Pacific Islands Forum says don’t use COVID-19 as Delay on Climate Action

Pacific Islands Forum Secretary General Dame Meg Taylor urges countries not to use COVID-19 as a reason to delay climate action and the submission of their revised NDC targets. Her comments are in response to the release of the findings of the Initial National Determined Contribution NDC Synthesis Report from the United Nations Framework Convention on Climate Change (UNFCCC) Secretariat. One area of concern confirms that current levels of climate action are not enough to put the world on a “1.5°C pathway” by the end of this century.

Dame Meg, who also serves as a member of the UN Secretary-General’s High-Level Advisory Group on Climate Action says, “this report raises a red flag to vulnerable Small Island Developing States and is a wake-up call for the rest of the world to reflect and change course before it is too late. It reaffirms the need for urgent ambitious climate action now to address the severity of the climate change emergency facing our Blue Pacific Continent, and for the international community not to be bystanders as the climate crisis deteriorates.”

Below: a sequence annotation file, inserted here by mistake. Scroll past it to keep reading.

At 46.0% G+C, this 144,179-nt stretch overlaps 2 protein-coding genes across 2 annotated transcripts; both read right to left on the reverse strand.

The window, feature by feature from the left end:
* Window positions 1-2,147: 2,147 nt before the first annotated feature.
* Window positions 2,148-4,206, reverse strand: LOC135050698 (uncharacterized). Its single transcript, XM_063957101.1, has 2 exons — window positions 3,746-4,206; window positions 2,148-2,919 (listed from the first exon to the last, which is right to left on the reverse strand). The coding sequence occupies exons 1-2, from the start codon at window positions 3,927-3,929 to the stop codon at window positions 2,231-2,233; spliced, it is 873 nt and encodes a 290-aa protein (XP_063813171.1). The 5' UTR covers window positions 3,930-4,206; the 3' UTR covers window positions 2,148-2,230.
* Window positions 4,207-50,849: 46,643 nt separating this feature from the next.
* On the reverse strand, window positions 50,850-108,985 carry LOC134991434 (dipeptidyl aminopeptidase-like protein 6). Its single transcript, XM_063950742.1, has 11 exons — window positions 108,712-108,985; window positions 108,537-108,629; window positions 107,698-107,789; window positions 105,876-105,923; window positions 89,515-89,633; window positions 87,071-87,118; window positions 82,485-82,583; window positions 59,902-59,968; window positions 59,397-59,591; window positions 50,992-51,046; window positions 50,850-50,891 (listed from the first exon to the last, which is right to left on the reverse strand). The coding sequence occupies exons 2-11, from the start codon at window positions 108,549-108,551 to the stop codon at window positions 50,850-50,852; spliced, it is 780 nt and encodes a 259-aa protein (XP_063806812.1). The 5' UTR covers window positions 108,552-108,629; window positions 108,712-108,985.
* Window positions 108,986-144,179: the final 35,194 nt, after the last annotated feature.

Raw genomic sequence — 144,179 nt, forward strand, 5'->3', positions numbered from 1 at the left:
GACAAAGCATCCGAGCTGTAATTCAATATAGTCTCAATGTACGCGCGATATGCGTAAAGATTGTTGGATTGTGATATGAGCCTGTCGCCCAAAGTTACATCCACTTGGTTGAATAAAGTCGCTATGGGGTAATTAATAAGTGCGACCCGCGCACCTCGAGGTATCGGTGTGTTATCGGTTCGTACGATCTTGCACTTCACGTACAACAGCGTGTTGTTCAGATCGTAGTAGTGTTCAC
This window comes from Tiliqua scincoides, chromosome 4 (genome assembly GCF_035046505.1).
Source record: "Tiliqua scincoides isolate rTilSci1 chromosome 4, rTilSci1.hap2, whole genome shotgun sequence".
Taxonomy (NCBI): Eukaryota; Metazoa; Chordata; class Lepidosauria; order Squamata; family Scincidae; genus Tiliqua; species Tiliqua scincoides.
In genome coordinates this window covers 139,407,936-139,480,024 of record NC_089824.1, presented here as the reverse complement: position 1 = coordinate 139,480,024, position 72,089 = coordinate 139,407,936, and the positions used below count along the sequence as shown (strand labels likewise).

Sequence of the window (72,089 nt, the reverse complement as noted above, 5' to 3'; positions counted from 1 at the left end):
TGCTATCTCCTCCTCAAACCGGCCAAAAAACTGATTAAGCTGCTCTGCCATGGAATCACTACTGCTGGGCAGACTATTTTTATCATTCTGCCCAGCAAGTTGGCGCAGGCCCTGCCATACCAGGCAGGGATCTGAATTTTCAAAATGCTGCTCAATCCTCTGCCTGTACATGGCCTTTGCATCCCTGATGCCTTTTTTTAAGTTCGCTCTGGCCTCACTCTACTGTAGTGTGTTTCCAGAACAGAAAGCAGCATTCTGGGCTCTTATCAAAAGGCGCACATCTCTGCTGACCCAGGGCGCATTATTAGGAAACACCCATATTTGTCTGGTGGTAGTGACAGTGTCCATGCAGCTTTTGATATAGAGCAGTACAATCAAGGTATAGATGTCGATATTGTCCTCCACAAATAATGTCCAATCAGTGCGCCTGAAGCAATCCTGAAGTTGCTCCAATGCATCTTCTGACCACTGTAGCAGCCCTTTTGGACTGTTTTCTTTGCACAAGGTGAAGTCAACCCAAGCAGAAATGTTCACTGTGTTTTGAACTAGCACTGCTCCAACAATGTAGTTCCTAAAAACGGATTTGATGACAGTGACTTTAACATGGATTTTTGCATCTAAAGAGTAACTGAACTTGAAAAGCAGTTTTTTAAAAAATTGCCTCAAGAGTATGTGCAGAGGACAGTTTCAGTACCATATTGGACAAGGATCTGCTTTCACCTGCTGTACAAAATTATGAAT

Pacific Islands Forum Chair and Prime Minister of Tuvalu, Kausea Natano says citizens everywhere “should be alarmed by the growing gap between words and action when it comes to honouring the Paris Agreement. It is frustrating to read the latest updates showing our national actions towards 1.5°C are clearly inadequate to prevent the warming of our Blue planet beyond a point of no return.”

He says this has resulted from indifference and inaction by the world’s biggest polluting countries towards their moral obligation in ensuring Small Island Developing States and other countries facing the brunt of climate change, are able to have a future.

The Paris Agreement, an international treaty on climate change, was adopted by 196 parties at COP 21 in Paris, on 12 December 2015 and entered into force on 4 November 2016. The goal is to limit global average temperatures to well below 2°C  (3.6 °F) above pre-industrial levels, with the aim being less than 1.5°C (2.7 °F).

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